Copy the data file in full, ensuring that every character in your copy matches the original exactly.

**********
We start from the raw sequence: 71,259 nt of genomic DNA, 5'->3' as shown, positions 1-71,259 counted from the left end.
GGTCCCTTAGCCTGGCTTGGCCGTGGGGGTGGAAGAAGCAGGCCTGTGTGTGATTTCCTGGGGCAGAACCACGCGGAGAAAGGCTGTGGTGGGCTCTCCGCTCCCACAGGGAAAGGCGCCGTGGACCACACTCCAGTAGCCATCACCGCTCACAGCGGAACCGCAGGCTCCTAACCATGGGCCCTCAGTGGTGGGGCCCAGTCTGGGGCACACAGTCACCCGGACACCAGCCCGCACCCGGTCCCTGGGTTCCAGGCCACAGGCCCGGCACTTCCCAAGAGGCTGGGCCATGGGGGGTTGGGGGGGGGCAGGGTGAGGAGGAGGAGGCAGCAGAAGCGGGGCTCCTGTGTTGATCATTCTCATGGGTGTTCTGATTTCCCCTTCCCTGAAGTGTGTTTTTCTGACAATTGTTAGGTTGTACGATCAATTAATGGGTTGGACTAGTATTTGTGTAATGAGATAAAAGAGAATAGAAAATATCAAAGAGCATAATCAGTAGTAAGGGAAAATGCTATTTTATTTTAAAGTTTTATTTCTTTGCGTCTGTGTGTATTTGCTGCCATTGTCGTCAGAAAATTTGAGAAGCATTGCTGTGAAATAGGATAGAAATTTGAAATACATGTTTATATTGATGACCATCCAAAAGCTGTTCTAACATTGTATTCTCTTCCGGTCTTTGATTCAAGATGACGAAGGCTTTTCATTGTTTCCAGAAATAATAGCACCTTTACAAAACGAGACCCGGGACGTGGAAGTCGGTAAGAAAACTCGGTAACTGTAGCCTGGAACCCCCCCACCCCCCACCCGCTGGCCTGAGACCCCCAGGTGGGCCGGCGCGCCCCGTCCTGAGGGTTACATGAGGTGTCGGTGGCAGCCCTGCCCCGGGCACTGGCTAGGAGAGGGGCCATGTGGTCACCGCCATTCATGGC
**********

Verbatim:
We start from the raw sequence: 71,259 nt of genomic DNA, 5'->3' as shown, positions 1-71,259 counted from the left end.
GGTCCCTTAGCCTGGCTTGGCCGTGGGGGTGGAAGAAGCAGGCCTGTGTGTGATTTCCTGGGGCAGAACCACGCGGAGAAAGGCTGTGGTGGGCTCTCCGCTCCCACAGGGAAAGGCGCCGTGGACCACACTCCAGTAGCCATCACCGCTCACAGCGGAACCGCAGGCTCCTAACCATGGGCCCTCAGTGGTGGGGCCCAGTCTGGGGCACACAGTCACCCGGACACCAGCCCGCACCCGGTCCCTGGGTTCCAGGCCACAGGCCCGGCACTTCCCAAGAGGCTGGGCCATGGGGGGTTGGGGGGGGGCAGGGTGAGGAGGAGGAGGCAGCAGAAGCGGGGCTCCTGTGTTGATCATTCTCATGGGTGTTCTGATTTCCCCTTCCCTGAAGTGTGTTTTTCTGACAATTGTTAGGTTGTACGATCAATTAATGGGTTGGACTAGTATTTGTGTAATGAGATAAAAGAGAATAGAAAATATCAAAGAGCATAATCAGTAGTAAGGGAAAATGCTATTTTATTTTAAAGTTTTATTTCTTTGCGTCTGTGTGTATTTGCTGCCATTGTCGTCAGAAAATTTGAGAAGCATTGCTGTGAAATAGGATAGAAATTTGAAATACATGTTTATATTGATGACCATCCAAAAGCTGTTCTAACATTGTATTCTCTTCCGGTCTTTGATTCAAGATGACGAAGGCTTTTCATTGTTTCCAGAAATAATAGCACCTTTACAAAACGAGACCCGGGACGTGGAAGTCGGTAAGAAAACTCGGTAACTGTAGCCTGGAACCCCCCCACCCCCCACCCGCTGGCCTGAGACCCCCAGGTGGGCCGGCGCGCCCCGTCCTGAGGGTTACATGAGGTGTCGGTGGCAGCCCTGCCCCGGGCACTGGCTAGGAGAGGGGCCATGTGGTCACCGCCATTCATGGC